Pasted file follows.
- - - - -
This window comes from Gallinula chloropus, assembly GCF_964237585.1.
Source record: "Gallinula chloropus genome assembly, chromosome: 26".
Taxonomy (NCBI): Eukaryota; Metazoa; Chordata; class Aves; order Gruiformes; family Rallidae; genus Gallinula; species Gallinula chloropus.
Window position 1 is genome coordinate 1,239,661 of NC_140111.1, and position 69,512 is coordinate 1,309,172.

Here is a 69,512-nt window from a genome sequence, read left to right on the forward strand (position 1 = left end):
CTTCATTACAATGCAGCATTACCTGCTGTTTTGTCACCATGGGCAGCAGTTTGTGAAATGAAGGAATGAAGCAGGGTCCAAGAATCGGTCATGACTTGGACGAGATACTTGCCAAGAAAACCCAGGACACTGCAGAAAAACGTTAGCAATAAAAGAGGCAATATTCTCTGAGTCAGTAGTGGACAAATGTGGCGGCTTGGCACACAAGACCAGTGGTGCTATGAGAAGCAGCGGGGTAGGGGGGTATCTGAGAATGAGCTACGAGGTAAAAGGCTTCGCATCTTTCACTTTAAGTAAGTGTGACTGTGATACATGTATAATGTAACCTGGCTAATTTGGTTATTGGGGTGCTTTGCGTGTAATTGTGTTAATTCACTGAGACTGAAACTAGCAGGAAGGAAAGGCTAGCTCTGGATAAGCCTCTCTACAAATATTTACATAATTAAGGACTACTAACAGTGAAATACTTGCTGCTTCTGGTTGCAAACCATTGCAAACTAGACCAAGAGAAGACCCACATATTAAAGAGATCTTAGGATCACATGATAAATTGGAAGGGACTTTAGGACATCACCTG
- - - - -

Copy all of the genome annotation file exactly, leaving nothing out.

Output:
This window comes from Gallinula chloropus, assembly GCF_964237585.1.
Source record: "Gallinula chloropus genome assembly, chromosome: 26".
Taxonomy (NCBI): Eukaryota; Metazoa; Chordata; class Aves; order Gruiformes; family Rallidae; genus Gallinula; species Gallinula chloropus.
Window position 1 is genome coordinate 1,239,661 of NC_140111.1, and position 69,512 is coordinate 1,309,172.

Here is a 69,512-nt window from a genome sequence, read left to right on the forward strand (position 1 = left end):
CTTCATTACAATGCAGCATTACCTGCTGTTTTGTCACCATGGGCAGCAGTTTGTGAAATGAAGGAATGAAGCAGGGTCCAAGAATCGGTCATGACTTGGACGAGATACTTGCCAAGAAAACCCAGGACACTGCAGAAAAACGTTAGCAATAAAAGAGGCAATATTCTCTGAGTCAGTAGTGGACAAATGTGGCGGCTTGGCACACAAGACCAGTGGTGCTATGAGAAGCAGCGGGGTAGGGGGGTATCTGAGAATGAGCTACGAGGTAAAAGGCTTCGCATCTTTCACTTTAAGTAAGTGTGACTGTGATACATGTATAATGTAACCTGGCTAATTTGGTTATTGGGGTGCTTTGCGTGTAATTGTGTTAATTCACTGAGACTGAAACTAGCAGGAAGGAAAGGCTAGCTCTGGATAAGCCTCTCTACAAATATTTACATAATTAAGGACTACTAACAGTGAAATACTTGCTGCTTCTGGTTGCAAACCATTGCAAACTAGACCAAGAGAAGACCCACATATTAAAGAGATCTTAGGATCACATGATAAATTGGAAGGGACTTTAGGACATCACCTG